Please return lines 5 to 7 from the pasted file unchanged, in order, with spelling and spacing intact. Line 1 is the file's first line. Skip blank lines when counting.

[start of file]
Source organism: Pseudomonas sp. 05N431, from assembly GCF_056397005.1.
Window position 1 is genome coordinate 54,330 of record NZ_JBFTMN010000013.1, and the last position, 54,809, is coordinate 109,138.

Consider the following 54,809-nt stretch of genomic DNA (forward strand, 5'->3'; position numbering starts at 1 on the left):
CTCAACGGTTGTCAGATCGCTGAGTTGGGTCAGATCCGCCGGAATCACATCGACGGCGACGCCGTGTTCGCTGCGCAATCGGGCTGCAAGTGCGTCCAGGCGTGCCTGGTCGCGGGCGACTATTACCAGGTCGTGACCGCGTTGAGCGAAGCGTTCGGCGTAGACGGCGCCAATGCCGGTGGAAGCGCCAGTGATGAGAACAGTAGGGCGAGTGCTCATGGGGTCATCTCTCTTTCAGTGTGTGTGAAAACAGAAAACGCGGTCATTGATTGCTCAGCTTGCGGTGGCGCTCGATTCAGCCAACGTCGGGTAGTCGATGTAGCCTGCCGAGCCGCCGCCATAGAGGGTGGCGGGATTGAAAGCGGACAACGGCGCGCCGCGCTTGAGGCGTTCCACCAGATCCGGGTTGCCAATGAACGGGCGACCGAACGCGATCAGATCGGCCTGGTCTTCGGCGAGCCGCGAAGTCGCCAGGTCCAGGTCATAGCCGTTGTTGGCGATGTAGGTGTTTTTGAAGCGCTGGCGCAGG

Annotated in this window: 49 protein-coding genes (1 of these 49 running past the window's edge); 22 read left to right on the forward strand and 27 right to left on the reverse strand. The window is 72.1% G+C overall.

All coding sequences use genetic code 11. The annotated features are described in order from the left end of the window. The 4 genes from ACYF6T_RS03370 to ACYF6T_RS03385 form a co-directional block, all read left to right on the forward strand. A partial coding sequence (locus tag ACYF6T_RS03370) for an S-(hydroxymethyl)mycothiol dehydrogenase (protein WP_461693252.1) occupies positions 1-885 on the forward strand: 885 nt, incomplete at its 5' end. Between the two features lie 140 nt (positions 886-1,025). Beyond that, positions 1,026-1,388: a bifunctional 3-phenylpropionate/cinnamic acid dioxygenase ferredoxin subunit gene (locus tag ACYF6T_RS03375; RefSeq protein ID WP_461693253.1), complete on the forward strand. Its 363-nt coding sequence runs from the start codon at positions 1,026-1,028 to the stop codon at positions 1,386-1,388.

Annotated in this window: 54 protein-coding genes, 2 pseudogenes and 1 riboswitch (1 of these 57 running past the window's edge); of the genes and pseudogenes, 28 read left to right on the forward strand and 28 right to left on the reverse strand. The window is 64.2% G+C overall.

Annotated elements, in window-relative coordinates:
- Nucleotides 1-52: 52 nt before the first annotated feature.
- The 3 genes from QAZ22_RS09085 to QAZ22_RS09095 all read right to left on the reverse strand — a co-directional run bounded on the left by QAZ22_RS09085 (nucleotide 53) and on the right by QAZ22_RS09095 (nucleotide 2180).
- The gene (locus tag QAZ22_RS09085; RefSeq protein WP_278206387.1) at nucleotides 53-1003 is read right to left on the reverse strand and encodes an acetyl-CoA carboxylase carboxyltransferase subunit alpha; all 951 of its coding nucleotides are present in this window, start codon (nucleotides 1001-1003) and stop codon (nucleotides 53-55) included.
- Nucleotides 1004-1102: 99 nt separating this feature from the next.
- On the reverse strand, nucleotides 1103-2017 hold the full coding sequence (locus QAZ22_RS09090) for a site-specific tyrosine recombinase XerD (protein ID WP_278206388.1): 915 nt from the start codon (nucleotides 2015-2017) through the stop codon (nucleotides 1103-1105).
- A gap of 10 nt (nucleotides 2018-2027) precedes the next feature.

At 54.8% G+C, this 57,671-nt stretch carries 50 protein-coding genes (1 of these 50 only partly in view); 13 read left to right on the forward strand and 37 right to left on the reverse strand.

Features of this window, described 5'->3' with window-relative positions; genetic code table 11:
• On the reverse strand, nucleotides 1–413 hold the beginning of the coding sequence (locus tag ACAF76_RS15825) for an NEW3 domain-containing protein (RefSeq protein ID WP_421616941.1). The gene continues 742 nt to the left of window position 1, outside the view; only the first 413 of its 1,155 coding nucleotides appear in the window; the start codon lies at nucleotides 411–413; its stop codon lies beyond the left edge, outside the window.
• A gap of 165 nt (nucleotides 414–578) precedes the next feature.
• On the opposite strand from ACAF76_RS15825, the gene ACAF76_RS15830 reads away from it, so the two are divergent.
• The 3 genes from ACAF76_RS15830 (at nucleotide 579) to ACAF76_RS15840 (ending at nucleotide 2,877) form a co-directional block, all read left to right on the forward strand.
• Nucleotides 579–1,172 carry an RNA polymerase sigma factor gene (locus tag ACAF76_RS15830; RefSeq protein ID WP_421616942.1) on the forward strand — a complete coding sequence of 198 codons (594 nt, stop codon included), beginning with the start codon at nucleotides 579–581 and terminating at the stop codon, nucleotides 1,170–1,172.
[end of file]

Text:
Annotated in this window: 49 protein-coding genes (1 of these 49 running past the window's edge); 22 read left to right on the forward strand and 27 right to left on the reverse strand. The window is 72.1% G+C overall.

All coding sequences use genetic code 11. The annotated features are described in order from the left end of the window. The 4 genes from ACYF6T_RS03370 to ACYF6T_RS03385 form a co-directional block, all read left to right on the forward strand. A partial coding sequence (locus tag ACYF6T_RS03370) for an S-(hydroxymethyl)mycothiol dehydrogenase (protein WP_461693252.1) occupies positions 1-885 on the forward strand: 885 nt, incomplete at its 5' end. Between the two features lie 140 nt (positions 886-1,025). Beyond that, positions 1,026-1,388: a bifunctional 3-phenylpropionate/cinnamic acid dioxygenase ferredoxin subunit gene (locus tag ACYF6T_RS03375; RefSeq protein ID WP_461693253.1), complete on the forward strand. Its 363-nt coding sequence runs from the start codon at positions 1,026-1,028 to the stop codon at positions 1,386-1,388.

Annotated in this window: 54 protein-coding genes, 2 pseudogenes and 1 riboswitch (1 of these 57 running past the window's edge); of the genes and pseudogenes, 28 read left to right on the forward strand and 28 right to left on the reverse strand. The window is 64.2% G+C overall.